Look in Thy Journal, and Tell the Face Thou Viewest…

by F.

I think it takes relatively large balls to read one’s old journals, especially if they contain things like your poetry from High School, ruminations on old girlfriends, thoughts about what you wanted to do for a living and so on. I admire people who don’t hesitate to run their fingers over old scars, looking for insight. Of course, there are some who look through their juvenilia and see only gold (“I’m a genius!”) Thankfully, most of us are more skeptical. Or embarrassed.

I used to be too embarrassed to re-read my journals, especially my old ones. I felt anxious when I did. Panicked. But for whatever reason, whether it’s medication or age, I can do it now. Just. On certain days. When I’m feeling strong. Today I was and looked at a 1991-93 journal. Here’s an entry from 1992, when I lived in L.A.

I’m 25 and completely lost:

June 27th, 1992

A friend’s presence away from this place comforts, perhaps more than if he were here. The smog enveloping this city blocks mental vision beyond this basin. Thought of a friend—or a voice or a letter—rends the clouds, the mist; the sky is seen, if even for a moment. The guy selling oranges at the stoplight; the kids with their cars and pants on backward—these and other things mix with the smog, creating a puree too thick to think through. One feels trapped. The sunshine does not help at all: it makes things worse.

There is that honesty of the sunshine—the honesty of flesh, or action; the bearing of breasts and souls that sunshine occasions. The bearing of breasts takes place on the beach; of souls, the Hubbardite mansion, or the couches of thousands of mountebanks, phony spiritualists, failed zen-types never having tasted daikon radish; never left the state.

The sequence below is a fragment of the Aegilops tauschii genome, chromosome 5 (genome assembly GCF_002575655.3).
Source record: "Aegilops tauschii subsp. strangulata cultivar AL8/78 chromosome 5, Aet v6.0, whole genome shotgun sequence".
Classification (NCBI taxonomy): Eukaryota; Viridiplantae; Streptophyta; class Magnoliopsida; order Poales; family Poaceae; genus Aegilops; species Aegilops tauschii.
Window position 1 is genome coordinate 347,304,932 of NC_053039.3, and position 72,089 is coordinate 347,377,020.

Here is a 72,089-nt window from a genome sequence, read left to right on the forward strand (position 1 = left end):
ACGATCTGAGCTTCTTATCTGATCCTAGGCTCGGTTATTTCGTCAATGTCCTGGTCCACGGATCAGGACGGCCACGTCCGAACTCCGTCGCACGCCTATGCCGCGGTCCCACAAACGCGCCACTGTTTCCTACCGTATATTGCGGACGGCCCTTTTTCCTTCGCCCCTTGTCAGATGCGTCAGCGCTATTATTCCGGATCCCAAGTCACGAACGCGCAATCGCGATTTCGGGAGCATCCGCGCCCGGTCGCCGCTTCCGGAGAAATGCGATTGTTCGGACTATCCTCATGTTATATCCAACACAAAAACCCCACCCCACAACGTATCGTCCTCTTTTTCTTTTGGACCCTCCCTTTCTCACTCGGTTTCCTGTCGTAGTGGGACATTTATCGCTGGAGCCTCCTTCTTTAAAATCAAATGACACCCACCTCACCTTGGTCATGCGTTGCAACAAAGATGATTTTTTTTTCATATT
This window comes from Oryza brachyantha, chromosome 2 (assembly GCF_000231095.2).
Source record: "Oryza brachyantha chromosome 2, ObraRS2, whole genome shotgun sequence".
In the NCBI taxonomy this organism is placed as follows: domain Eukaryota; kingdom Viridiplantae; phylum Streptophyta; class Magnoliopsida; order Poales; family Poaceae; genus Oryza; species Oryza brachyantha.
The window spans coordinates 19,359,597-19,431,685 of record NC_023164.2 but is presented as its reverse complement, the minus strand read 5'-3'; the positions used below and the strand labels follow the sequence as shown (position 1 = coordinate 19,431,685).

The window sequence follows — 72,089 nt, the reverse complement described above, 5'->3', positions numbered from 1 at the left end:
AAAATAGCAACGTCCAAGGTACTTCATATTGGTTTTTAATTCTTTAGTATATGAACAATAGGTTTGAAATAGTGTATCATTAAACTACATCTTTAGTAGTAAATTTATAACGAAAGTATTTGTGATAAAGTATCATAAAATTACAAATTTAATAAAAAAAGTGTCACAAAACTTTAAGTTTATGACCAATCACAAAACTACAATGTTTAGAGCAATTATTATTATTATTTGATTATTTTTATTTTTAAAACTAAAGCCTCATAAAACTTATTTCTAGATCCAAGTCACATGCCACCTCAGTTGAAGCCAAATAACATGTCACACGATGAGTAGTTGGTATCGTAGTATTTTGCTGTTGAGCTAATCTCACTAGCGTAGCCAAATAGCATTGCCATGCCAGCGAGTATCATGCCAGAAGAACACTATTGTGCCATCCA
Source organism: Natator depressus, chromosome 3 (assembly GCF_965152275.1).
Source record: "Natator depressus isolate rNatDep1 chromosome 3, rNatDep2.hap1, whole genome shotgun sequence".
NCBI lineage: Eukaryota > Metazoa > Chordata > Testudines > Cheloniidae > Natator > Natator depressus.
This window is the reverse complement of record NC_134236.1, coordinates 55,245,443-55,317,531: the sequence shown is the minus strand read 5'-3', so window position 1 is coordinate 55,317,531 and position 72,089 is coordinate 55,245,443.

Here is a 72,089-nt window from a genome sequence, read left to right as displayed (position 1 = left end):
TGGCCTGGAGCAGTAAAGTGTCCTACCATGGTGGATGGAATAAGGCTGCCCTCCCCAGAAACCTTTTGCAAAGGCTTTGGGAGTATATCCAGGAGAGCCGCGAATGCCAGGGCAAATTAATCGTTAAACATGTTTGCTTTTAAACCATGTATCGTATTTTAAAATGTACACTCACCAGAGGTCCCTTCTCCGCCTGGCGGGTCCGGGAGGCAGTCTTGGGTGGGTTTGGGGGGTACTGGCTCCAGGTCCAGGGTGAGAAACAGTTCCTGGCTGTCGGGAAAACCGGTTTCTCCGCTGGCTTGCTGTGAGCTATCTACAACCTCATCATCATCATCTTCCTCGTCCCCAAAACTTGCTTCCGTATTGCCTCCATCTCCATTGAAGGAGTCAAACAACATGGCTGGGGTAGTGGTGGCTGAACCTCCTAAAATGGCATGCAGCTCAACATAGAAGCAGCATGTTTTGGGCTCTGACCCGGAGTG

Santa Monica taunts with a vista of the ocean. But the fog blocks vision; the sea is banal and finite. The clouds close things off. No escape can be had here. It is no so much physical flight that is blocked; it is the flight of the mind. Thoughts of escape dissipate.

Beverly Hills is short, like the men who take their wives to Versace or Dior or Armani. Little men with big cars and money. The woman carries her bottled water in a sling on her arm. He wears Versace jeans.

The city boasts about its art: MOCA, LACMA, the “temporary contemporary,” the Getty. But how can one turn to art here? What would make one need art? Art stings the mind. Leaving the museum, the palm tree across the street is brown and withered. My car speakers have been stolen. I drive home and at the intersection am offered oranges. No, thanks.

Griffith Observatory looks out on the city. One street, right below me, travels south; it must go for ten miles. It goes into the part of town I climbed to the roof of a nearby building to watch burn.

Traveling to get a kitchen step-stool. The damage of the riot. Was it this close?

This strikes me as pretentious and ridiculous. But at 25 I was probably almost certainly both.

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